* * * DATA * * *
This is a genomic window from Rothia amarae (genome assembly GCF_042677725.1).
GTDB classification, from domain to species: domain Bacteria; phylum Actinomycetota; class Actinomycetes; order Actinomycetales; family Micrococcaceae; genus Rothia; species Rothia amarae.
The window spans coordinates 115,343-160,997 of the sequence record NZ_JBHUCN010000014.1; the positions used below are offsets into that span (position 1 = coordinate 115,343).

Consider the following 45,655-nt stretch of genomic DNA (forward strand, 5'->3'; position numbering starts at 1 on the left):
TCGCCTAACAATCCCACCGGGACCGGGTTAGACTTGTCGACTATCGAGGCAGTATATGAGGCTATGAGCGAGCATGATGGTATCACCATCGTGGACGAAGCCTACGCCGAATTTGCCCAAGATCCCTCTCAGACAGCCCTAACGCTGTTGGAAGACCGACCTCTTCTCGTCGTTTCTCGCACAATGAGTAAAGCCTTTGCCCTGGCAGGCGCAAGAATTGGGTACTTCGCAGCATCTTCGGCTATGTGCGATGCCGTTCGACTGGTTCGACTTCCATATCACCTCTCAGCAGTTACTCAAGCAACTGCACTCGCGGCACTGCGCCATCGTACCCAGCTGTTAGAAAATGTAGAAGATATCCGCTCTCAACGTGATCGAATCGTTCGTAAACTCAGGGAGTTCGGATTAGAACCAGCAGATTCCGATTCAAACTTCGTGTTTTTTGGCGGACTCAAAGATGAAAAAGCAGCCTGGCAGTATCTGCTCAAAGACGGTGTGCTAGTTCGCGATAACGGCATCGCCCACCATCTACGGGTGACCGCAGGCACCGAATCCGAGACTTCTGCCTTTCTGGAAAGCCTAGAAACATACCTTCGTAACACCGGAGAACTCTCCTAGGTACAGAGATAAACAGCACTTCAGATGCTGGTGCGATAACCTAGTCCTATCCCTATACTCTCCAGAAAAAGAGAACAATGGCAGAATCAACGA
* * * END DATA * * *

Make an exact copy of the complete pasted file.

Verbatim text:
This is a genomic window from Rothia amarae (genome assembly GCF_042677725.1).
GTDB classification, from domain to species: domain Bacteria; phylum Actinomycetota; class Actinomycetes; order Actinomycetales; family Micrococcaceae; genus Rothia; species Rothia amarae.
The window spans coordinates 115,343-160,997 of the sequence record NZ_JBHUCN010000014.1; the positions used below are offsets into that span (position 1 = coordinate 115,343).

Consider the following 45,655-nt stretch of genomic DNA (forward strand, 5'->3'; position numbering starts at 1 on the left):
TCGCCTAACAATCCCACCGGGACCGGGTTAGACTTGTCGACTATCGAGGCAGTATATGAGGCTATGAGCGAGCATGATGGTATCACCATCGTGGACGAAGCCTACGCCGAATTTGCCCAAGATCCCTCTCAGACAGCCCTAACGCTGTTGGAAGACCGACCTCTTCTCGTCGTTTCTCGCACAATGAGTAAAGCCTTTGCCCTGGCAGGCGCAAGAATTGGGTACTTCGCAGCATCTTCGGCTATGTGCGATGCCGTTCGACTGGTTCGACTTCCATATCACCTCTCAGCAGTTACTCAAGCAACTGCACTCGCGGCACTGCGCCATCGTACCCAGCTGTTAGAAAATGTAGAAGATATCCGCTCTCAACGTGATCGAATCGTTCGTAAACTCAGGGAGTTCGGATTAGAACCAGCAGATTCCGATTCAAACTTCGTGTTTTTTGGCGGACTCAAAGATGAAAAAGCAGCCTGGCAGTATCTGCTCAAAGACGGTGTGCTAGTTCGCGATAACGGCATCGCCCACCATCTACGGGTGACCGCAGGCACCGAATCCGAGACTTCTGCCTTTCTGGAAAGCCTAGAAACATACCTTCGTAACACCGGAGAACTCTCCTAGGTACAGAGATAAACAGCACTTCAGATGCTGGTGCGATAACCTAGTCCTATCCCTATACTCTCCAGAAAAAGAGAACAATGGCAGAATCAACGA